Overstuffed ‘Maid’ a showcase for Andi
“The Maid in London” is an overstuffed character study that plays out like a sudsy telenovela about beleaguered wife and mother Margo Santiago (Andi Eigenmann), a small-town lass who finds herself grudgingly working as a maid in the United Kingdom after her family is thrown into abject poverty by illness, unemployment and a crime-fueled incident.
You’ll gripe, grouse and grumble about the production’s unhurried pace and attention-stalling slowness as it chronicles Margo’s rags-to-riches journey: We see her first as a young woman who’s forced into a life of dead-end domesticity following a nonconsensual “run-in” with her jealous boyfriend, tricycle driver Ben (Matt Evans).
Sudden, convenient twist
Then, Margo must work her ass off as an illegal domestic helper earning her guarded keep in London, despite “less-than-ideal” circumstances.
However, a sudden but convenient twist in the story involving Margo’s identity allows her to sweep all her troubles under the rug and ride happily under London’s orange-colored skies.
Despite director Danni H. Ugali’s limited storytelling flair and compromised technical polish, the movie is still viewable because it plays well to Andi’s thespic stamina and strong screen presence, which sustain viewers’ interest in Margo’s excessively dramatic upheavals. They also effectively draw viewers’ attention away from the movie’s shamelessly hagiographic depiction of its protagonist’s life. It doesn’t hurt that Andi is a lovely sight to behold.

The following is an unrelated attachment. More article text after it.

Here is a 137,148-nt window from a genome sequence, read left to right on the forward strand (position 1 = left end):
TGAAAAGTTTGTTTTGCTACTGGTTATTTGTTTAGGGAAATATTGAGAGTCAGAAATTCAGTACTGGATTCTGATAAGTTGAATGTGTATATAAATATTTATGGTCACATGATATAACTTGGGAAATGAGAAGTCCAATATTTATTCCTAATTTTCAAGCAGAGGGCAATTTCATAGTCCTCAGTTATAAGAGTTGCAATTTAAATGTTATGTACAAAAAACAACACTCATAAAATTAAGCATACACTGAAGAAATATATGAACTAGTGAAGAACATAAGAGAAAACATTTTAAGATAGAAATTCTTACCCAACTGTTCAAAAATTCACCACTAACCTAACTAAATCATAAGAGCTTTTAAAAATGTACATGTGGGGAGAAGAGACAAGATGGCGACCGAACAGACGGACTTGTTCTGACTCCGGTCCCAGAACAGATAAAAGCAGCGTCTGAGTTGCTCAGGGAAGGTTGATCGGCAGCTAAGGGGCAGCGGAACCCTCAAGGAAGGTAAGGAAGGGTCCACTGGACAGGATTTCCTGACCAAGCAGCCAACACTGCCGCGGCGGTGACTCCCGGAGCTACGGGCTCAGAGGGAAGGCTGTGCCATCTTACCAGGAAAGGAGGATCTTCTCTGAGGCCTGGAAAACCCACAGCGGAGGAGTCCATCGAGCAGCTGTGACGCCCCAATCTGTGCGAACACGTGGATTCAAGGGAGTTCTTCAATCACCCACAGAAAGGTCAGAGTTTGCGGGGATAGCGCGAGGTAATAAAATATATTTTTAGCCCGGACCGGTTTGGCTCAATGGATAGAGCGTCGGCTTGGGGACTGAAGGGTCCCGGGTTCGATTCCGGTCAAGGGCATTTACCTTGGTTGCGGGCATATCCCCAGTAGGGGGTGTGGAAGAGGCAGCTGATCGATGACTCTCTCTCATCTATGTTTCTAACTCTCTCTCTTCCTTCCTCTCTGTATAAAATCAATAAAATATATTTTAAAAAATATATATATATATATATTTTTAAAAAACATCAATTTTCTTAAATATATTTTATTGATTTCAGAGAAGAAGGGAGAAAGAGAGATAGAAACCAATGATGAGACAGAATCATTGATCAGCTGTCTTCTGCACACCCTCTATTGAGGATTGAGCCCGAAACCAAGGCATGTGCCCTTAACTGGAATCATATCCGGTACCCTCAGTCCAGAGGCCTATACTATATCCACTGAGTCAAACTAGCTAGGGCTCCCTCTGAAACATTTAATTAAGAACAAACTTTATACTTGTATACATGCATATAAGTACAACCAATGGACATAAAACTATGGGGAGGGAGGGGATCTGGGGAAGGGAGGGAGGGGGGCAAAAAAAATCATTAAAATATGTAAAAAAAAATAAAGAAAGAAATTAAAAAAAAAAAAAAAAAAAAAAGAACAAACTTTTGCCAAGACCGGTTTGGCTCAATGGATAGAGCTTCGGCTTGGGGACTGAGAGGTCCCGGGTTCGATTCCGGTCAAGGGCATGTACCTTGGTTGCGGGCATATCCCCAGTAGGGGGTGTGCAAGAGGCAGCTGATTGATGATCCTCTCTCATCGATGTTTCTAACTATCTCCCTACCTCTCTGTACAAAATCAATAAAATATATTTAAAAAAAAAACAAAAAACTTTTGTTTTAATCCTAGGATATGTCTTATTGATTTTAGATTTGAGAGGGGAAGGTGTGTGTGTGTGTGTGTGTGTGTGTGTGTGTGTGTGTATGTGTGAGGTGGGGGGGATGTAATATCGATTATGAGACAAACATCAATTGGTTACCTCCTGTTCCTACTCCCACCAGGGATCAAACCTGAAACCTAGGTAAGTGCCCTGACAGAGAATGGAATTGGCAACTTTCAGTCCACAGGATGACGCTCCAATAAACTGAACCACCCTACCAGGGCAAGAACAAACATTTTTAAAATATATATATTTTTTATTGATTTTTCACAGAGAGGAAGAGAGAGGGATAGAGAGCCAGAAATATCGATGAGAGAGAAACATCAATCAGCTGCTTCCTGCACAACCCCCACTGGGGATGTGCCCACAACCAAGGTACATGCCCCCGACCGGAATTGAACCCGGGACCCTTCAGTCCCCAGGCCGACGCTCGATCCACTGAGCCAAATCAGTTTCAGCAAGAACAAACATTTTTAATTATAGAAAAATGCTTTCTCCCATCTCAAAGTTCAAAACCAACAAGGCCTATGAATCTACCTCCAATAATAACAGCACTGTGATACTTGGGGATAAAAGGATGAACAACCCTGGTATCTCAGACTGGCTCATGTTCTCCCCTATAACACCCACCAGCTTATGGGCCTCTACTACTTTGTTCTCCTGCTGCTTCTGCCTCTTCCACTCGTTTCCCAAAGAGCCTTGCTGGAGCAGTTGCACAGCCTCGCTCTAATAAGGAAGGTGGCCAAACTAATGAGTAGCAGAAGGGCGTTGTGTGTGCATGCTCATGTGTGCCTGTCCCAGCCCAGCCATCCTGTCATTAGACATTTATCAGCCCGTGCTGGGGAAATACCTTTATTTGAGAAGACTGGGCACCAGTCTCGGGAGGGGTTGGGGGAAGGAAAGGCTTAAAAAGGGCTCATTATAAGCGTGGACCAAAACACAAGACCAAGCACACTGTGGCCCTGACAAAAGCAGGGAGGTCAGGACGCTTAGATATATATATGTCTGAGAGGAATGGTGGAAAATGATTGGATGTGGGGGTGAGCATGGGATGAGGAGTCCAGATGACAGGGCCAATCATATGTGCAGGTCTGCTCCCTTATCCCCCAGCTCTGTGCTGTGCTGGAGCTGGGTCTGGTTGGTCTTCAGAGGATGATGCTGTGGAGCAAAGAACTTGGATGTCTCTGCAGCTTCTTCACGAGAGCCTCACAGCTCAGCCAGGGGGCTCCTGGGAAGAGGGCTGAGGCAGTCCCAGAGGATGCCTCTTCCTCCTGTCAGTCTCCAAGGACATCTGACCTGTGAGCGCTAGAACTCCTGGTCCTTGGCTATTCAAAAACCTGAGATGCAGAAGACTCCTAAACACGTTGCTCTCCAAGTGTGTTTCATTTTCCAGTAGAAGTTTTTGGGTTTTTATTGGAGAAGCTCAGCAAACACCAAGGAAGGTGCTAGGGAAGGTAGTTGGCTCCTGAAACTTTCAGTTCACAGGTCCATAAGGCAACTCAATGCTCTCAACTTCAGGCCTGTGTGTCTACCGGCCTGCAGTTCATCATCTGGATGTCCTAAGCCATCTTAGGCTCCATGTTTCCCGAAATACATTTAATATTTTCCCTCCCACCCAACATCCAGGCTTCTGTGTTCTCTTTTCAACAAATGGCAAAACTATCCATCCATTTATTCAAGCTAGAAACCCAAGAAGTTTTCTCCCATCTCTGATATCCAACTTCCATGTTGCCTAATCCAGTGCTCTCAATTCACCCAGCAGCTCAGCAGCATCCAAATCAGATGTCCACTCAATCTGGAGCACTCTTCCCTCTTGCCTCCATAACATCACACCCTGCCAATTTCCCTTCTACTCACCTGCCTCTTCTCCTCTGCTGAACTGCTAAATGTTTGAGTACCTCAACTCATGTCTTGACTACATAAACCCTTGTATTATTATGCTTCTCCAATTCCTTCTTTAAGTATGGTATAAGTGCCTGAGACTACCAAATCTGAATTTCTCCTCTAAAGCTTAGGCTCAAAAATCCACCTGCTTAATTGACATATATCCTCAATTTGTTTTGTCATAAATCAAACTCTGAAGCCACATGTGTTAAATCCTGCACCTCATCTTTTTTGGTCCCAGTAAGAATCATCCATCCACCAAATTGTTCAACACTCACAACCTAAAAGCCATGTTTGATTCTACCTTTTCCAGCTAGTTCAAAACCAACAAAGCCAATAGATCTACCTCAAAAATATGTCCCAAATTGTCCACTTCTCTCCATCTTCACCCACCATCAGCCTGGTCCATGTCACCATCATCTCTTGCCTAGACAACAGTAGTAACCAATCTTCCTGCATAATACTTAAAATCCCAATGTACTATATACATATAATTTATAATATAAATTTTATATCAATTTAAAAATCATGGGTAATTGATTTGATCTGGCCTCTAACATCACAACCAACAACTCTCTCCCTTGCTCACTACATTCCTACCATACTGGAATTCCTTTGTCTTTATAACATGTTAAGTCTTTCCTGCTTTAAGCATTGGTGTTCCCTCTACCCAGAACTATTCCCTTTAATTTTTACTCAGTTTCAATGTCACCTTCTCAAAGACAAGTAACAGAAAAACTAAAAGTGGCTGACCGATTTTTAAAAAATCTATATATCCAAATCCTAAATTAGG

The film lacks spontaneity and is too long for its own good—it clocks in at almost two hours and 30 minutes. Be that as it may, there’s a semblance of narrative coherence in Ugali’s circuitous exposition, even if its development is contrived, predictable and gratingly slow.
It’s further weighed down by the production’s zero effort in showing how the ravages of time and a lifetime of toil have taken its toll on Margo, who isn’t made to look older or more mature 10 years after she’s forced to marry Ben. This “gaffe,” we must point out, is as much the director’s responsibility as it is Andi’s.
One other quibble we have about the film is the awkward unevenness of the cast’s portrayals—which becomes even more distracting and glaring when charmless, characterization-compromised unknowns are made to throw lines and share scenes with Andi.
It’s a good thing the 28-year-old actress’ compelling presence and the “inner truth” she proficiently conveys are more than enough to make viewers root for her and forget about the film’s needless excesses and distractions.